How to run IGV in a notebook

Alessandro Culotti
  • Updated

Step-by-step instructions to run the Interactive Genomic Viewer (IGV) in a notebook in Terra on Azure. See the IGV in Terra on Azure Featured Workspace. 

Interactive Genomic Viewer: Overview

The Interactive Genomic Viewer (IGV) is a powerful and popular visualization tool for exploring genomic data. It supports a range of genomic data types including aligned sequence reads, mutations, gene expression, and genomic annotations. With IGV, you can zoom and explore genomic data at levels of detail ranging from whole genome to base pair. IGV supports data loaded from multiple sources ranging from cloud-based to local resources. To learn more about IGV, please refer to Robinson, J., Thorvaldsdóttir, H., Winckler, W. et al. Integrative genomics viewer. Nat Biotechnol 29, 24–26 (2011).

Using IGV in Terra on Azure

You can use IGV in Terra on Azure by running a Jupyter Notebook. Jupyter notebooks are a great tool for data scientists working on genomic data analysis.

IGV in Terra (Featured Workspace)

The instructions below walk through how to run IGV in a notebook in Terra on Azure in the IGV in Terra on Azure Featured Workspace. The Featured Workspace demonstrates the basics of using JupyterLab and IGV on Terra on Microsoft Azure with data from the Microsoft Genomics Data Lake.

Step 1: Clone the Featured Workspace

In order to create compute resources and run notebooks on Terra, you need to have edit and execute permissions in a workspace. By cloning this read-only Featured Workspace, you will create an identical workspace where you have owner permissions. All compute costs will be charged to the Terra Billing project you assign during workspace creation.

Step-by-step instructions

1.1. Click on the three vertical dot action-icon in the upper right-hand corner of the workspace.

1.2. Select Clone from the drop-down menu.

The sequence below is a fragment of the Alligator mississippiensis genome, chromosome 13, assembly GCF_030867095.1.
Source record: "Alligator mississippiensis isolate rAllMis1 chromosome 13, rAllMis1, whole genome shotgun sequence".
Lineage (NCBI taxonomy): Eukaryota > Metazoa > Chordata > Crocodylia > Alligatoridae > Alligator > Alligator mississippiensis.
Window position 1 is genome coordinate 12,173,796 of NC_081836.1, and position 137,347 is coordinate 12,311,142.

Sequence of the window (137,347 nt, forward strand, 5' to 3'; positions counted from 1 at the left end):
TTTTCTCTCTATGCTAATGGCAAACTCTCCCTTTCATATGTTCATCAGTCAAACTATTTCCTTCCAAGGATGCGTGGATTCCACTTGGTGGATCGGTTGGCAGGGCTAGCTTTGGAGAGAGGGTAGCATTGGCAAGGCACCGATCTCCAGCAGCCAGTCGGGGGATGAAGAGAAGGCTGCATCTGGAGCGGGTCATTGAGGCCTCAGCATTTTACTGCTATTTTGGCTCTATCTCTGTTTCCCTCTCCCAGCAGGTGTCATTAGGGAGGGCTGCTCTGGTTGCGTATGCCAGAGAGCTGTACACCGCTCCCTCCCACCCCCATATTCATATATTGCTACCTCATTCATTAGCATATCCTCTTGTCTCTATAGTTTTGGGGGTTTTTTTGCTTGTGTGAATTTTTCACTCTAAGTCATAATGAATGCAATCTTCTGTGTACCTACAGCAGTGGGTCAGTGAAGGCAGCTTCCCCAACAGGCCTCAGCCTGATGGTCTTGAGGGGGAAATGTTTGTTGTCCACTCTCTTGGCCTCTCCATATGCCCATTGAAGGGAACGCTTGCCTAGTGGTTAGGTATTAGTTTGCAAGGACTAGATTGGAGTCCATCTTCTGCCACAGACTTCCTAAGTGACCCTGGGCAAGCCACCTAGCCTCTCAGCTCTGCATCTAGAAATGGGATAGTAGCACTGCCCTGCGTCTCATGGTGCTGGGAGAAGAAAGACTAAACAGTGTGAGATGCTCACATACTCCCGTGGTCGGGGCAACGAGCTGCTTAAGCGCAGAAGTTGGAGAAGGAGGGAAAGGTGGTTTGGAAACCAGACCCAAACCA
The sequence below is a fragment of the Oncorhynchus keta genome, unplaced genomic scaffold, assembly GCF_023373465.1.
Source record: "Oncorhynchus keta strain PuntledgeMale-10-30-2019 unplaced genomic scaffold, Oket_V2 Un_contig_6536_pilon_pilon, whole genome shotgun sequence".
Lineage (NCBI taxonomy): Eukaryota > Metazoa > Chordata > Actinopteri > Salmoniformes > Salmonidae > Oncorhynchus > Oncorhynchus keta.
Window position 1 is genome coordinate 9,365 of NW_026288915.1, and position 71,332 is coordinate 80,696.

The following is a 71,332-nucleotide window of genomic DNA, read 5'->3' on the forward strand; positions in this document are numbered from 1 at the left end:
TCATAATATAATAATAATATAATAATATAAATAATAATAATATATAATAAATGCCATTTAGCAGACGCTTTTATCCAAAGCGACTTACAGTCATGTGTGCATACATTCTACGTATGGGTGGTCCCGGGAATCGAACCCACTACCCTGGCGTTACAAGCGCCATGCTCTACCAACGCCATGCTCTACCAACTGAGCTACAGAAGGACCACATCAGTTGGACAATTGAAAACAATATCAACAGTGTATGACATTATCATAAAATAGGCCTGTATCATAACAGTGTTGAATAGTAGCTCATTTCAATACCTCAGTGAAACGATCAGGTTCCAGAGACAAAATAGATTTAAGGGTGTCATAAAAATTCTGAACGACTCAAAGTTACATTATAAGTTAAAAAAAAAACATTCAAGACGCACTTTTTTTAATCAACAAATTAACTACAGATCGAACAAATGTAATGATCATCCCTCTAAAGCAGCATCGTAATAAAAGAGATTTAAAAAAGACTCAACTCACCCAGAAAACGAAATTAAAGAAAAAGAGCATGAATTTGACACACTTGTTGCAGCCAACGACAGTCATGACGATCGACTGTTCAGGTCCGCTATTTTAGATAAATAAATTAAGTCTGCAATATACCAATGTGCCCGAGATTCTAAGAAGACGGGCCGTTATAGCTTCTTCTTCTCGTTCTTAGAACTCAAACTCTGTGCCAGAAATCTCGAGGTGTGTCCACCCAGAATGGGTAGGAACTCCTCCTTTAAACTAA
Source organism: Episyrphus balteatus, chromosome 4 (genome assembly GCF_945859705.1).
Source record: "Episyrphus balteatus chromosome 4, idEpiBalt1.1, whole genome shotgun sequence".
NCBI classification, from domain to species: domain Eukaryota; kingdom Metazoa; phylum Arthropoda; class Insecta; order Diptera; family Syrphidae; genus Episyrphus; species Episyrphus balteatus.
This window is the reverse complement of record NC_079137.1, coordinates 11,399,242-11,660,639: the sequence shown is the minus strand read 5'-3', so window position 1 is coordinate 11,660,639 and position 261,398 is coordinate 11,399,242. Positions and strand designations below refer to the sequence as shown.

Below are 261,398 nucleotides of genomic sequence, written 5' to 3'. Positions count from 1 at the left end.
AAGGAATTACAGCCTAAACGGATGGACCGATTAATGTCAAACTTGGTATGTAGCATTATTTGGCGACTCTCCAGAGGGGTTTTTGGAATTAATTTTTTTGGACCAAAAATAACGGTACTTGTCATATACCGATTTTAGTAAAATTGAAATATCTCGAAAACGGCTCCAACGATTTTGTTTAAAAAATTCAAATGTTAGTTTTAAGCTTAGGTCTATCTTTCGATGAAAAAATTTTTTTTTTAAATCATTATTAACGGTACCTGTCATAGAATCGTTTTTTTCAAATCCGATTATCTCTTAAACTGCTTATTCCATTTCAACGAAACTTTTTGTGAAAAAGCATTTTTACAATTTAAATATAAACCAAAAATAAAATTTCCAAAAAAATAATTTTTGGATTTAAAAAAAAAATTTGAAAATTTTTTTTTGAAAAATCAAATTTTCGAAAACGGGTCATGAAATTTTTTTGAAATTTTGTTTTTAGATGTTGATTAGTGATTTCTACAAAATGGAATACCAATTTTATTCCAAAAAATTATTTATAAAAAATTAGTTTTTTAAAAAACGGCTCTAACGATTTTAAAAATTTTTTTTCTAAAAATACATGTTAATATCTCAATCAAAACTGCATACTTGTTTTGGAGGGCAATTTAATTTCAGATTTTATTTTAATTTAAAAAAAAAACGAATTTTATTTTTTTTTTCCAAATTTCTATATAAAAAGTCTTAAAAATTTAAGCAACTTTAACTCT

1.3. Give your new workspace a unique name (Note: It may help to write down or memorize the name of your workspace).

1.4. Choose an Azure billing project.

1.5. Click the Clone Workspace button.

What to expect

Terra will navigate to your brand new workspace where you can get to work!

Step 2: Launch a JupyterLab Cloud Environment

2.1. Navigate to the Analyses tab in your workspace.

2.2. Click on the notebook file IGV on Terra on Microsoft Azure.ipynb.

2.3. Select the Open button, which will prompt you to start an Azure Cloud Environment. This is a virtual machine that powers your interactive experience.

2.4. Under Cloud Compute Profile, select the Standard_DS2_v2, 2 CPU(s), 7GBs profile and click Create.

VM creation may take 10-11 minutes to complete.

Step 3: Run the IGV notebook

3.1. Click into the first code cell.

3.2. Click the Play button, or shift-enter, to execute each cell in the notebook one at a time.

How long will it take to run? Going through the notebook will take approximately 5 minutes and cost less than a dollar. 

Notebook outline

1. Download sample data from the Azure Genomics Data Lake.

2. Install igv-jupyter and igv-notebook libraries.

Coloring options for variant (VCF) tracks.
ToA_IGV-Featured-Workspace_Color-options-for-variant-tracks_Screenshot-of-.png

Sample submission for .bam files
ToA_IGV-Featured-Workspace_sample-submission-bam-files_Screenshot-of-notebook-output.png

3. Optionally, save data from your VM to your workspace storage container for longer-term storage.

Step 4. Delete the JupyterLab Virtual Machine

Once you complete the tutorial notebook, you'll want to delete the virtual machine to avoid incurring any more cloud compute costs. You can keep all data generated during your notebook session in the Persistent Disk, or save it in the workspace blob storage by running the example code in the notebook before deleting your environment.

4.1. Click on the Jupyter icon in the right side-panel.

4.2. In the Cloud Environment Details pane, select Settings.

4.3. In the bottom-left corner of the Azure Cloud Environment window, click Delete Environment.

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